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El Malpais National Monument – Sandstone Bluffs

El Malpais National Monument

Description:

Sandstone Bluffs overlooks millions of years of geologic history, from the 200-million year-old sandstone
formed by ancient seas, to the 3000 year-old lava that borders the bluffs. From here, however, you see more than just rocks; you see a land that is part of the cultural history of the many people who have lived, and who continue to live alongside this land of volcanoes and sandstone.

After rainfalls, the potholes, or tinajas, fill with water and create temporary miniature ecosystems. Fairy shrimp, tadpole shrimp, spadefoot toad tadpoles and water insects find homes in these tiny oases. Look for these small animals after summer rains fill the shallow depressions. The tinajas atop of the bluffs undoubtedly supplied people with water as well.

Cost:
There are no fees charged at El Malpais National Monument and Conservation Area for regular visitation.All overnight and backcountry use requires a free permit. Some caves require a Special Use Permit. Educational groups need to make reservations for ranger-led activities.

Best Time to Visit:

Sandstone Bluffs is open from sunrise to sunset, and can be visited during anytime of the year.

Where it is:

El Malpais is located near Grants New Mexico and 72 miles from Albuquerque New Mexico.

Directions:

Interstate 40 is the main east-west highway into the region. Exit 89, east of Grants, will take you along NM 117 which forms the eastern boundary. BLM’s El Malpais Ranger Station is located 9 miles south of this exit and is open daily from 8:30 am until 4:30 pm.

Map:

Click here to view National Park Service  map

Links:

National Park Service Web SiteSandstone Bluffs Brochure

Contact Information:

El Malpais National Monument
123 East Roosevelt Avenue
Grants, NM 87020
505 783-4774

Weather:

El Malpais is located at elevations that range from 6,500 to over 8,000 feet above sea level in a semi-desert. Precipitation averages 10 inches annually with most of it coming from rainfall during the monsoon season (July-September). Thunderstorms are a common occurrence during the summer months and lightning poses a hazard to hikers. Summer temperatures range from 80-100 degrees during the day with nighttime temperatures between 40-60 degrees. Winter temperatures range from 30-50 degrees in the day and can dip below zero at night.

History:

The area has had volcanic activity dating from 115,000 years ago to as recent as 3000 years ago.  Puebloan Indians have lived in the area for 10,000 years and continue their ancestral uses, including gathering herbs and medicines and other ceremonial activities.El Malpais National Monument is new to the National Park System, having been established in 1987, it contains 114,277 acres.  El Malpais translates to “the badlands” in Spanish and is pronounced Mal-(rhymes with wall)-pie-ees.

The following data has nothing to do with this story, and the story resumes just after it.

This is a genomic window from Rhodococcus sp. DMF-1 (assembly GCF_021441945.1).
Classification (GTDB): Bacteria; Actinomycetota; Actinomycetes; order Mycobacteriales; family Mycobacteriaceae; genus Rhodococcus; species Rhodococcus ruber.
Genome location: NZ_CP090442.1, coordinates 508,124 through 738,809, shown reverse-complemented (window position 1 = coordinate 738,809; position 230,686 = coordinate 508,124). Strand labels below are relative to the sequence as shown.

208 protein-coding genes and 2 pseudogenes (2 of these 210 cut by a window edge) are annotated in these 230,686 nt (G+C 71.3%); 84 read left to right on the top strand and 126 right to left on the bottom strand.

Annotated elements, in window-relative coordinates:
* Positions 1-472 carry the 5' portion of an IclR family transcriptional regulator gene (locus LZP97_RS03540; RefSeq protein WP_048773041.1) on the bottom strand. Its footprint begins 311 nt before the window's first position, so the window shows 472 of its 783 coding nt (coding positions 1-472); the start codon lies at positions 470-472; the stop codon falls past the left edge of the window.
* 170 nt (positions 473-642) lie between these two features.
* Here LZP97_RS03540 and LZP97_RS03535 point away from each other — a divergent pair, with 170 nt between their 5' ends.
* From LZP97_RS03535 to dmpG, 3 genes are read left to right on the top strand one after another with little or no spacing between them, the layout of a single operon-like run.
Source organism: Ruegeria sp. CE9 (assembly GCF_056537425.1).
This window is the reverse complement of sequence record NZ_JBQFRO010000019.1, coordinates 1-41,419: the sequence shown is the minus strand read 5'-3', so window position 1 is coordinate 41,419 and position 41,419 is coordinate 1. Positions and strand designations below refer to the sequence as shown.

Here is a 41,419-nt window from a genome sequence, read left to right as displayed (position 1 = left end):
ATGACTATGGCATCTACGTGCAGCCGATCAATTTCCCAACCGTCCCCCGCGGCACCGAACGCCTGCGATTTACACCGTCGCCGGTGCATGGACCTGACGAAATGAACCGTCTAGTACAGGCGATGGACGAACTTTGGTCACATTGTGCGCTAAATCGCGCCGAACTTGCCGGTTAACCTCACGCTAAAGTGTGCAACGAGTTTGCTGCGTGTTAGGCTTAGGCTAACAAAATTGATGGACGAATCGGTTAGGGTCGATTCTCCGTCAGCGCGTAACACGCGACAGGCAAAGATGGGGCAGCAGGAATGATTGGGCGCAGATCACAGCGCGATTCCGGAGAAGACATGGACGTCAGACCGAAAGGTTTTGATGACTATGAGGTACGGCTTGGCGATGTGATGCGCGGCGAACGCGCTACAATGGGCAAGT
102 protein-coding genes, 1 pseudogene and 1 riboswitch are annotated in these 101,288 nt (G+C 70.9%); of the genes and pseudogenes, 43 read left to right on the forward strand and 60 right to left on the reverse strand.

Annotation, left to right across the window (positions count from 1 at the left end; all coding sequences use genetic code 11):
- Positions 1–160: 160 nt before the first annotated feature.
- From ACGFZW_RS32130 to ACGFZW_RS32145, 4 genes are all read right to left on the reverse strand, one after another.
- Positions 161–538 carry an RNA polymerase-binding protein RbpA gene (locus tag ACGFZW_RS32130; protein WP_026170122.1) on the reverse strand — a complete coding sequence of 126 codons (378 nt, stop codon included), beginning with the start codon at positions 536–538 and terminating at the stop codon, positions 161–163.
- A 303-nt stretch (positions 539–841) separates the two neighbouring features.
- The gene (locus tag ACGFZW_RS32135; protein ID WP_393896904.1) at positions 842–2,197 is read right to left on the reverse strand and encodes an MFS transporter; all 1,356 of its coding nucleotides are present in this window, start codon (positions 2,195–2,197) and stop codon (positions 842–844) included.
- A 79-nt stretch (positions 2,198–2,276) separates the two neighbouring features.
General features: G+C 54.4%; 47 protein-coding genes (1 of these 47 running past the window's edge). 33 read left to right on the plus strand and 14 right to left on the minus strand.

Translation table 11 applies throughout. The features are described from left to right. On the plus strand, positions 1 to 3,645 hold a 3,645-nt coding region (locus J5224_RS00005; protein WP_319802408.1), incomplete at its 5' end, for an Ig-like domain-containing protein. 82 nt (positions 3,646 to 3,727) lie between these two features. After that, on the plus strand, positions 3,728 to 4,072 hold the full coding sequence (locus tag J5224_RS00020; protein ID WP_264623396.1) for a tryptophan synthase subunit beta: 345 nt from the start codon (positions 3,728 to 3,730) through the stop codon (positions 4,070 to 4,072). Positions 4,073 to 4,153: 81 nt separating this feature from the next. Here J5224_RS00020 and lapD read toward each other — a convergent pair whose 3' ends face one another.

Tips for the Photographer

Equipment:You will want to bring everything that you have and then borrow some of your friends equipment. You will then need to bring a packmule to carry all of the things you will want for this photo location.

What to Photograph:

From the Sandstone Bluffs you can see the lava flow in the valley below, which runs for nearly 40 miles.  The bluffs themselves are a great subject with ever changing forms.  The tinajas, or potholes fill with water after a rain and make great subjects.Vegetation varies from low shrubs with a piñon and juniper to ponderosa pine woodlands. Wildflower displays occur mainly in the fall after the summer monsoons, with a modest spring cactus & wildflower display. Wildlife includes a variety of mammals, birds, reptiles, and amphibians. In warmer weather, rattlesnakes are sometimes sighted in the canyons or heard under rocks, so please be alert.

Photography Tips:

There are many opportunities for photos on the bluffs, from wide angle panoramic  to close up macro shots of life in the tinajas.  When shooting into water be sure to use a polarizing filter to remove the reflections from the surface so you can see into the water.To capture the true perspective of the valley try doing a panorama.  To properly shoot for a panorama be sure to set your camera to manual mode so the exposures do not change from one shot to the next.  Then take a series of shots overlapping by about 25%.  Combine the photos using Photoshop or other panorama stitching software.  With current software, use of a tripod is not necessary but will always help steady your camera and compose the shot.There are no trails and you are free to explore, but be careful there are no rails with steep drop-off and cliffs.

After rainfalls, the potholes, or tinajas, fill with water
and create temporary miniature ecosystems. Fairy
shrimp, tadpole shrimp, spadefoot toad tadpoles and
water insects find homes in these tiny oases. Look
for these small animals after summer rains fill the
shallow depressions. The tinajas atop of the bluffs
undoubtedly supplied people with water as well.

More Photographic Destinations in New Mexico:

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1 Comment
  1. Greg – Thanks for sharing this beautiful slideshow! I’ve never heard of this area before and you have introduced me to yet another destination to visit when next I get a chance to visit New Mexico. Awesome viewing!!
    Sherri

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